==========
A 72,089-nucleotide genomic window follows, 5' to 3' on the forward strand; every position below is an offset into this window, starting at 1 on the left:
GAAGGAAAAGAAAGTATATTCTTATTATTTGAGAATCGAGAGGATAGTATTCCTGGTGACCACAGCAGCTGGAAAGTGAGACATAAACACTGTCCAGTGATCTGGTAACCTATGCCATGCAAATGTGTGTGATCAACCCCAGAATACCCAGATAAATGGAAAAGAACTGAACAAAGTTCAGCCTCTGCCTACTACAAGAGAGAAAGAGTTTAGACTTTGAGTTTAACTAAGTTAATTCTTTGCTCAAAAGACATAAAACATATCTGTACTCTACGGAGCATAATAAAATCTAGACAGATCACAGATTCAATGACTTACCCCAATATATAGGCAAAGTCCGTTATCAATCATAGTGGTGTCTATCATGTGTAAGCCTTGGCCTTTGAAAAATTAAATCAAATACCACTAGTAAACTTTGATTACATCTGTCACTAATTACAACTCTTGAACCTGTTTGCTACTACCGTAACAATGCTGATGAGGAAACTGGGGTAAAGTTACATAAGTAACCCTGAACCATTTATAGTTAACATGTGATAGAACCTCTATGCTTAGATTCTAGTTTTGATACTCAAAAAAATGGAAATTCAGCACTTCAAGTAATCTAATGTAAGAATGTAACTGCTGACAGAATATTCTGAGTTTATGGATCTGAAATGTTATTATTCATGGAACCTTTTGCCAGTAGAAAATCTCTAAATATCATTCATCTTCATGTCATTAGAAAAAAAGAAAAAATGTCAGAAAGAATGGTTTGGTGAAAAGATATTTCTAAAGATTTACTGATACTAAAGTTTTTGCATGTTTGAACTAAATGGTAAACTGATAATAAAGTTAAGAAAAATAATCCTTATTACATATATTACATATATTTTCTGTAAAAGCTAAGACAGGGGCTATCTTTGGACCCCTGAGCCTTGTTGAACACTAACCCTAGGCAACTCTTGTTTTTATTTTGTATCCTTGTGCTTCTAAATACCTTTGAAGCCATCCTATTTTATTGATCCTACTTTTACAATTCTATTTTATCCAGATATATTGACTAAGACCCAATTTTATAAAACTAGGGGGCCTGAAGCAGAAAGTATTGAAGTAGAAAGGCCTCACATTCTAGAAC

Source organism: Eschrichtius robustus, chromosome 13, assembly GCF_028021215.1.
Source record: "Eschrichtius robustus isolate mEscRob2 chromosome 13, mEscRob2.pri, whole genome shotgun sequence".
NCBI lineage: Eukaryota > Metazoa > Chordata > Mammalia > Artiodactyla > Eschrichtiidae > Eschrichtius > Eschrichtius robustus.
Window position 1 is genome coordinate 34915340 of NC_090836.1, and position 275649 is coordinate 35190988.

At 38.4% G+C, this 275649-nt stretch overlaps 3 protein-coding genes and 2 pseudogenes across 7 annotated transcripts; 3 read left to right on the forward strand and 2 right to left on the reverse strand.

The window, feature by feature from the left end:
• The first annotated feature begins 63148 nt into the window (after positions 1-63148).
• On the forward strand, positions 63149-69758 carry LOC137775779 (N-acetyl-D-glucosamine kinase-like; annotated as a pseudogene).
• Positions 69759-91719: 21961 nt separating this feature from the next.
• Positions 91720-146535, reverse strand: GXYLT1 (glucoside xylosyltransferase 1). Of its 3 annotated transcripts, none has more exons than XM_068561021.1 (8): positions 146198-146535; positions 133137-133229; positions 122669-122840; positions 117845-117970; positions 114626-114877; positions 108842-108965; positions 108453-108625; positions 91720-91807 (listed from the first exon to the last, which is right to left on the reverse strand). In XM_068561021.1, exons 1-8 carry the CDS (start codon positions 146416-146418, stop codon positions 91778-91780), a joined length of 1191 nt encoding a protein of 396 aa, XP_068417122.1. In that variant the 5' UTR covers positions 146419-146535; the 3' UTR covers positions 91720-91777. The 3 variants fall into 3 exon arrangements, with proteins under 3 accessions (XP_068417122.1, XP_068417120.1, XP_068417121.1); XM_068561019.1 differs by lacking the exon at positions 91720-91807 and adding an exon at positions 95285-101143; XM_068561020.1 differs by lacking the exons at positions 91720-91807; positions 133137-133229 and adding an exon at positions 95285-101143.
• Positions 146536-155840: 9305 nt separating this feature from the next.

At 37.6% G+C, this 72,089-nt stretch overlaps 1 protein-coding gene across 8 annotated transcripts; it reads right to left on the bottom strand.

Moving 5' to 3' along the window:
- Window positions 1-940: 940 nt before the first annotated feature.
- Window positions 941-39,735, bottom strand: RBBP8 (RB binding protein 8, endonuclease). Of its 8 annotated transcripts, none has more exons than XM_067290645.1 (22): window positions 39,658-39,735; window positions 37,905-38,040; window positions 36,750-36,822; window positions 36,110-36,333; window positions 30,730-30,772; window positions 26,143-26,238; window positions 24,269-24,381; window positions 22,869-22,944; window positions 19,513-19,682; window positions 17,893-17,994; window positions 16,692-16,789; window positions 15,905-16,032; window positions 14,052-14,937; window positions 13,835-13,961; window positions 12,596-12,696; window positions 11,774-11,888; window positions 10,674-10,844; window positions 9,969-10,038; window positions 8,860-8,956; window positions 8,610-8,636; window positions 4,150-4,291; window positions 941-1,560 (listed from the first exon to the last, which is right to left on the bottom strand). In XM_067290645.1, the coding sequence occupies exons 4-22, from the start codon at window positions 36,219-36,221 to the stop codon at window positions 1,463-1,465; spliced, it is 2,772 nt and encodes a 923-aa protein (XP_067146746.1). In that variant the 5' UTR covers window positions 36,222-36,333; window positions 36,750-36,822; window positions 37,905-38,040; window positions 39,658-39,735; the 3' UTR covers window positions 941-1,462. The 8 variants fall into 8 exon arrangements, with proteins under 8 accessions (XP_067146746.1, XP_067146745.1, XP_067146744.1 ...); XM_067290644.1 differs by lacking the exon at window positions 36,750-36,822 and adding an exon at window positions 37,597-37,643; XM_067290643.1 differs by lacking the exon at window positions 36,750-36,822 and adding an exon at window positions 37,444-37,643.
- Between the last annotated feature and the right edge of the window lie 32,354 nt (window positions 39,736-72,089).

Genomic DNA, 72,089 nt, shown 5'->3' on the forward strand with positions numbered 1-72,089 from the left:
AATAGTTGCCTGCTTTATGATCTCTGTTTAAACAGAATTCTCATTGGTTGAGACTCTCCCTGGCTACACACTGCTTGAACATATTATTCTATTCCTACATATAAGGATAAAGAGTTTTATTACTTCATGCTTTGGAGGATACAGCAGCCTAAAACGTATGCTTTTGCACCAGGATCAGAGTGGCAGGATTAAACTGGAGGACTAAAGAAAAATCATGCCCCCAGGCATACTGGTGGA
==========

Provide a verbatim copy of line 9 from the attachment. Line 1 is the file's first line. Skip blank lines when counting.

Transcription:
• The first annotated feature begins 63148 nt into the window (after positions 1-63148).